UPDATE (2006-05-11): Here is a another trivial way! Thanks to Richard Blake (RBlake {at} nea {DOT} org) for this great hack. In addition to the above %time% and %date% variables, there is a %VAR:offset,len% construct documented for the SET command, which works elsewhere. As above, the use of a two digit time code can mess you up, but for just the date it will work very well. Code to deal with non zero padded hours is left as an exercise for the reader.

C:\tmp> set MyNewFileName=%DATE:~10,4%%DATE:~4,2%%DATE:~7,2%%TIME:~0,2%%TIME:~3,2%%TIME:~6,2%

C:\tmp> echo %MyNewFileName%
20060511 21921

This Backup Basics in Windows Server 2008 R2 article expands on the same method, but they are not portable because they depend on how your system time is displayed, and that will vary from machine to machine based on locale and user preference. For example, I loath any date/time format except for ISO8601 so I have my Windows formats set as close to that as possible, which then breaks the assumptions in the first block:

@echo off
REM date_demo.cmd--Simple date parsing demo
REM 2012-03-10

echo Current dates (Windows default date format for US)
set year=%date:~10,4%
set month=%date:~4,2%
set day=%date:~7,2%
set hour=%time:~0,2%
set min=%time:~3,2%
set sec=%time:~6,2%
echo Date: %date% Time: %time%
echo ISO-8601: %year%-%month%-%day%_%hour%:%min%:%sec%

echo Current dates (ISO-8601 date format)
REM 2012-03-10
set year=%date:~0,4%
set month=%date:~5,2%
set day=%date:~8,2%
set hour=%time:~0,2%
set min=%time:~3,2%
set sec=%time:~6,2%
echo Date: %date% Time: %time%
echo ISO-8601: %year%-%month%-%day%_%hour%:%min%:%sec%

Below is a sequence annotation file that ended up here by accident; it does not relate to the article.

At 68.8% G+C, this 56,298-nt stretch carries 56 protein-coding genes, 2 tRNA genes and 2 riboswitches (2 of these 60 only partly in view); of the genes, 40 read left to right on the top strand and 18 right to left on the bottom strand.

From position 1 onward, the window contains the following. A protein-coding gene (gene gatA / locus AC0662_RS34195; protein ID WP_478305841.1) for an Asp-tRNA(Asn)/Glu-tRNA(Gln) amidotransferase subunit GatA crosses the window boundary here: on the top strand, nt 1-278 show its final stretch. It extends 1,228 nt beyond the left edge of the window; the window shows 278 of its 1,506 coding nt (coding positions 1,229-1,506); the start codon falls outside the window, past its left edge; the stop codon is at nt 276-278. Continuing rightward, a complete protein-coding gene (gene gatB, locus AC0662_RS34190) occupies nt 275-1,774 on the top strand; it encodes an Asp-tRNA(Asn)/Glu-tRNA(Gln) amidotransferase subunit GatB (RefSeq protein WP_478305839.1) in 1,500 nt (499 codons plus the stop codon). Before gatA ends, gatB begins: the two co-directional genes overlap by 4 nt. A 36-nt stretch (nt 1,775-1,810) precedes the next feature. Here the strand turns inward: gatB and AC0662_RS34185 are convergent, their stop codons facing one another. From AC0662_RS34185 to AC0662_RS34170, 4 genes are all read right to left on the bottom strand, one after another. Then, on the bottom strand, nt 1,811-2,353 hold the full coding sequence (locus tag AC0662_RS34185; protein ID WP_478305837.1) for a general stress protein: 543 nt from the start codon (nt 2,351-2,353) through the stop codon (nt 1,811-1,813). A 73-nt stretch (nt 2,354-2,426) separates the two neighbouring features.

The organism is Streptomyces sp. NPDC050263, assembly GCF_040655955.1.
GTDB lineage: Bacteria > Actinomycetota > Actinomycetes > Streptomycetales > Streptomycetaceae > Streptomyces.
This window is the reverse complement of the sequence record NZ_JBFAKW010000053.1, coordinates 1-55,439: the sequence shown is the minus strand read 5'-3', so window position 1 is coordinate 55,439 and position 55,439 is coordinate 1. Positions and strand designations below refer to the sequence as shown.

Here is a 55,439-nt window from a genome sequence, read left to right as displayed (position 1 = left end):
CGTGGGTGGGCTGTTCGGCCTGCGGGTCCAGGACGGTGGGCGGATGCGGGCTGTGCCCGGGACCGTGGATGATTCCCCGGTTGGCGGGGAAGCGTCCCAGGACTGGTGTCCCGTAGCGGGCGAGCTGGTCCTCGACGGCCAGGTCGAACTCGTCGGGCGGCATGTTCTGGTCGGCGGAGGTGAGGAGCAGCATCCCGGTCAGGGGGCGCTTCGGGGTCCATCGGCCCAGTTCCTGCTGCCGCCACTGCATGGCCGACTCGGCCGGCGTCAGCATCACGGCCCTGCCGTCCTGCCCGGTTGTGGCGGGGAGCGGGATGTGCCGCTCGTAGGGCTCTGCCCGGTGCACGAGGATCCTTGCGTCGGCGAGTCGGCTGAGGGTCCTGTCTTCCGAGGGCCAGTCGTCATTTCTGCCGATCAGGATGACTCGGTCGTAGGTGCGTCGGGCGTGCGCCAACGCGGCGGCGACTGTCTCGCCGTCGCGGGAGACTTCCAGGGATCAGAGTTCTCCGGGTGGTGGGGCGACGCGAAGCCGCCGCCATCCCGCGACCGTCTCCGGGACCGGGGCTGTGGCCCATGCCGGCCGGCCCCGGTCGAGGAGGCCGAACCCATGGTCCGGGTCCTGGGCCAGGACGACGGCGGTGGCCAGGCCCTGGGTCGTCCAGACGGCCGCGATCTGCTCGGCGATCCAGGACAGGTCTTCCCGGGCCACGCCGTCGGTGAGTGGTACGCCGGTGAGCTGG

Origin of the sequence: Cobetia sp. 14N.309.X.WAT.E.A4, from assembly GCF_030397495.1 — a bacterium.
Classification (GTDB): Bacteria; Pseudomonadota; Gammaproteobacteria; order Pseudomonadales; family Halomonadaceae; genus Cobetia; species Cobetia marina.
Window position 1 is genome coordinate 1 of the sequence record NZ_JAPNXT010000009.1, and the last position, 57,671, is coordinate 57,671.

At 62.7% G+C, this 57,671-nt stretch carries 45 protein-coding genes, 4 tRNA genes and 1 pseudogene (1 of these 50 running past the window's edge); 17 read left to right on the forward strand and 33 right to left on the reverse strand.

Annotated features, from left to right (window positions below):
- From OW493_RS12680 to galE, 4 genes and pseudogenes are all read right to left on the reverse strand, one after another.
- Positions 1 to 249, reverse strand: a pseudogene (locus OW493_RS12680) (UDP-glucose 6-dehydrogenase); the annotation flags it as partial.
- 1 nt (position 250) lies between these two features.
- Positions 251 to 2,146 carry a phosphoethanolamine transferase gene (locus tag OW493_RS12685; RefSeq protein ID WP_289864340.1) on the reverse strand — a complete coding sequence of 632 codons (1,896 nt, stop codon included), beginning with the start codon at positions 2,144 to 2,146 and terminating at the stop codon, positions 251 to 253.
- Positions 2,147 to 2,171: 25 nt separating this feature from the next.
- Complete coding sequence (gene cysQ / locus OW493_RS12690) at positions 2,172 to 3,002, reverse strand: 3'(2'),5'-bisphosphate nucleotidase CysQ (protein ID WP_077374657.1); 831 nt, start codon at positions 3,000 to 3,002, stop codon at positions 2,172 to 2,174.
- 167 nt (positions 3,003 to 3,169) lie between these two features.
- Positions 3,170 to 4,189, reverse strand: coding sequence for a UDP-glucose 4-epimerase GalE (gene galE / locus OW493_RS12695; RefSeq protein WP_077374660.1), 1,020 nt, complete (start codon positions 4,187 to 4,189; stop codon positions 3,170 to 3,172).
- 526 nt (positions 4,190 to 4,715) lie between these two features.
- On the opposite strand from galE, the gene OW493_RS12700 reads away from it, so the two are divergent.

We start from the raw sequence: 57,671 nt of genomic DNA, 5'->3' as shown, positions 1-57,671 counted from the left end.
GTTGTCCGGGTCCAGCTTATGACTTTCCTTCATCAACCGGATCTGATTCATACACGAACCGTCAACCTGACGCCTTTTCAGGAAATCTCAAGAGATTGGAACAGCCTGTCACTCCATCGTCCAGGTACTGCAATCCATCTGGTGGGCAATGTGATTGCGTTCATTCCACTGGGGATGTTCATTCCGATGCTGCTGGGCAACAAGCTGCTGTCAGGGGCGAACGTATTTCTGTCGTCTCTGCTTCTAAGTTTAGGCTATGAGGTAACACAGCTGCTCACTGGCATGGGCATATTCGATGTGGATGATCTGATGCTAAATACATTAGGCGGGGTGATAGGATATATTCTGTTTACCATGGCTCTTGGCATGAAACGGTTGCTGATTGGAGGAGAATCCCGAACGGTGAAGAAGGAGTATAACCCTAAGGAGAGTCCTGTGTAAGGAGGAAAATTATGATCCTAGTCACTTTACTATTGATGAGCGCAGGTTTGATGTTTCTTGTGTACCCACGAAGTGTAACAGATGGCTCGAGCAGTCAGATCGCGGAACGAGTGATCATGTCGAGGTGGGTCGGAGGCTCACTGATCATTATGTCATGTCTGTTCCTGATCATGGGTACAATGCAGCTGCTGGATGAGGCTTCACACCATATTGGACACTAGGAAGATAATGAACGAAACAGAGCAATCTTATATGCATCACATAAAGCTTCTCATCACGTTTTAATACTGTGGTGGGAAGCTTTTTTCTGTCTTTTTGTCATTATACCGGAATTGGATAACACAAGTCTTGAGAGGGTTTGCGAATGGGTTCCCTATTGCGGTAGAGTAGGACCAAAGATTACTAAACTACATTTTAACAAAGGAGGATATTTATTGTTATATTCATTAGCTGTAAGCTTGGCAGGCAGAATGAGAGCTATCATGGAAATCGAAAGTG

Other Ways

windate v1.0 sometime in 2001 or 2002
Native Windows Date commands
unixdate v1.0 sometime in 2001 or 2002
Using a UNIX date command in Windows

Getting Input

There are various tools like ask.exe and choice.exe that allow you to get input. There there's an even easier, although undocumented, way: set /P. As in:

set /P MyAnswer=Your Prompt Here!

That prompts the user with "Your Prompt Here!" and puts whatever they type into %MyAnswer%. Very cool.

Simple Utilities

Except for FindZero.bat, all of these batch files will work under DOS, or any Windows.

  • DOS Commands are not case sensitive, unlike UNIX commands.
  • An "@" as the first character of a line prevents the command from echoing whether echo is on or off.
  • echo. will echo a blank line (CRLF).
  • Command line parameters are specified with %1, %2, etc. not $1, $2 as in UNIX.
  • %0 is the name of the program, as invoked. In other words, if you type "mybatch" %0 will be "mybatch". If you type "c:\utils\mybatch.bat" %0 will be "c:\utils\mybatch.bat".
  • ^G is a 'control G' which makes the console beep. This tiny batch file has a ^G in in, which you can cut & paste into scripts. There are lots of other ways to get control characters into files, but they depend on your OS and text editor. In most DOS windows, holding down the <ALT> key while typing the ASCII code on the numeric keypad will produce that character. ^G is 007, you you hold down <ALT>, type 007 on the numeric keypad, then release <ALT> to get a beep.
  • Tim Hill's Windows NT Shell Scripting for much more information and detail. Much of the book applies to DOS and Windows (other than NT) as well.




@md %1
@cd %1